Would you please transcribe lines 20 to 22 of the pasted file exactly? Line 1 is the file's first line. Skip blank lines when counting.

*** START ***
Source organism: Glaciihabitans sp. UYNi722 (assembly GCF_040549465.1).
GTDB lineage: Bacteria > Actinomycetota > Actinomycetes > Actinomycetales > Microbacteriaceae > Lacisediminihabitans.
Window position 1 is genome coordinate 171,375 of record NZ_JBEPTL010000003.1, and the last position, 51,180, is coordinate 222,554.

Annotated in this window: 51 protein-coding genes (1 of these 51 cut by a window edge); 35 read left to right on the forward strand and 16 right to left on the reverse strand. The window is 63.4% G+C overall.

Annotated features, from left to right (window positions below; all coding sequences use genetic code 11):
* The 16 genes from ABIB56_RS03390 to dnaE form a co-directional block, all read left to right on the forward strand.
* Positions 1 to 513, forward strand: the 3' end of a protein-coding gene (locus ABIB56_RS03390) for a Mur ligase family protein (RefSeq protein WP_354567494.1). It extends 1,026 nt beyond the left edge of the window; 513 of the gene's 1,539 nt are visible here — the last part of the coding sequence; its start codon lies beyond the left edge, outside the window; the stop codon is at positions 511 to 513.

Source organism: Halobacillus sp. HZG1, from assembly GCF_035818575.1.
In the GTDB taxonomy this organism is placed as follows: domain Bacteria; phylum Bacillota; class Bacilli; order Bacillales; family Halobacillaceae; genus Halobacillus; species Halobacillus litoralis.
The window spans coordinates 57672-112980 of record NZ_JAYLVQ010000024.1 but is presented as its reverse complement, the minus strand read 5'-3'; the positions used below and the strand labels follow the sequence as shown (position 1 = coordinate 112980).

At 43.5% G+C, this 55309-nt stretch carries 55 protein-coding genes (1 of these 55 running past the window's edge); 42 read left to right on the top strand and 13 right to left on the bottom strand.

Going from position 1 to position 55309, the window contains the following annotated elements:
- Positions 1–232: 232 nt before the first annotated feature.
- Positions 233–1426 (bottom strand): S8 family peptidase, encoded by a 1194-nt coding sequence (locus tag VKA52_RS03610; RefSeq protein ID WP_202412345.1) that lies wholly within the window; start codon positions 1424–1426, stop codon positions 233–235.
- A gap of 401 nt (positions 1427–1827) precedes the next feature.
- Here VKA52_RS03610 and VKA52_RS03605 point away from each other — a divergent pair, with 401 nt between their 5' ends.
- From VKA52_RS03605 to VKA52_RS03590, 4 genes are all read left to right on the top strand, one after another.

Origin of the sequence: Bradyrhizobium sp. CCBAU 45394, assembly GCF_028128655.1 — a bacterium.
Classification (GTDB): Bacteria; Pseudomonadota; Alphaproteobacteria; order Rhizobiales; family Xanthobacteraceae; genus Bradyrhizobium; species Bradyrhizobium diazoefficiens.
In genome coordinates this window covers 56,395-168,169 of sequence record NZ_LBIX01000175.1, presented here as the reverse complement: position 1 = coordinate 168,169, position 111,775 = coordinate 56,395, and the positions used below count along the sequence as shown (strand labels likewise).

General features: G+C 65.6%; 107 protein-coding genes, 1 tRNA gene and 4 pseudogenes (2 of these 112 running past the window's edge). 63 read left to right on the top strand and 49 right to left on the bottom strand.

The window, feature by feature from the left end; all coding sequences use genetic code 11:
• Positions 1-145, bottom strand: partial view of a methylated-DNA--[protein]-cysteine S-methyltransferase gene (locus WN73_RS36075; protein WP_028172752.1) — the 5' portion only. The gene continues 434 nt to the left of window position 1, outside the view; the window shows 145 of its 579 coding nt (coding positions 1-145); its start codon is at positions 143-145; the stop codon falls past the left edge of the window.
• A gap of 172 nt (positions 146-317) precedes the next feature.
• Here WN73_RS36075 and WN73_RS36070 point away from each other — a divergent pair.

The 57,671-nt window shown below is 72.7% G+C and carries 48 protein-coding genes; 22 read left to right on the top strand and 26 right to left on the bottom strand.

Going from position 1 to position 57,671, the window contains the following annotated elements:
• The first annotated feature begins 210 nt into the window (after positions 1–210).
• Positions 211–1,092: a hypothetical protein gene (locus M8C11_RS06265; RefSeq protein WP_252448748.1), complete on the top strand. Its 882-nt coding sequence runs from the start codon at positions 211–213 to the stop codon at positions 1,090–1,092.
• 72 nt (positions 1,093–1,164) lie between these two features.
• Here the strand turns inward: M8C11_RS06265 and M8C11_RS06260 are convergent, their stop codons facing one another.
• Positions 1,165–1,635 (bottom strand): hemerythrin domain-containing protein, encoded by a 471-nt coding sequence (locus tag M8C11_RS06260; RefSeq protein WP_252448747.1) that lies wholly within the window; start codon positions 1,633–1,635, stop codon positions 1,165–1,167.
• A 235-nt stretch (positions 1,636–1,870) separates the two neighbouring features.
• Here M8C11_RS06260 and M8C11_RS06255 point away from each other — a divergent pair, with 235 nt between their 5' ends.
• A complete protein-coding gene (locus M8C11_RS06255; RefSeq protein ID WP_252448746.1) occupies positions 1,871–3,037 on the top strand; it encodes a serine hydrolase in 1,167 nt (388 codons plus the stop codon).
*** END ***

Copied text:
In genome coordinates this window covers 56,395-168,169 of sequence record NZ_LBIX01000175.1, presented here as the reverse complement: position 1 = coordinate 168,169, position 111,775 = coordinate 56,395, and the positions used below count along the sequence as shown (strand labels likewise).

General features: G+C 65.6%; 107 protein-coding genes, 1 tRNA gene and 4 pseudogenes (2 of these 112 running past the window's edge). 63 read left to right on the top strand and 49 right to left on the bottom strand.

The window, feature by feature from the left end; all coding sequences use genetic code 11: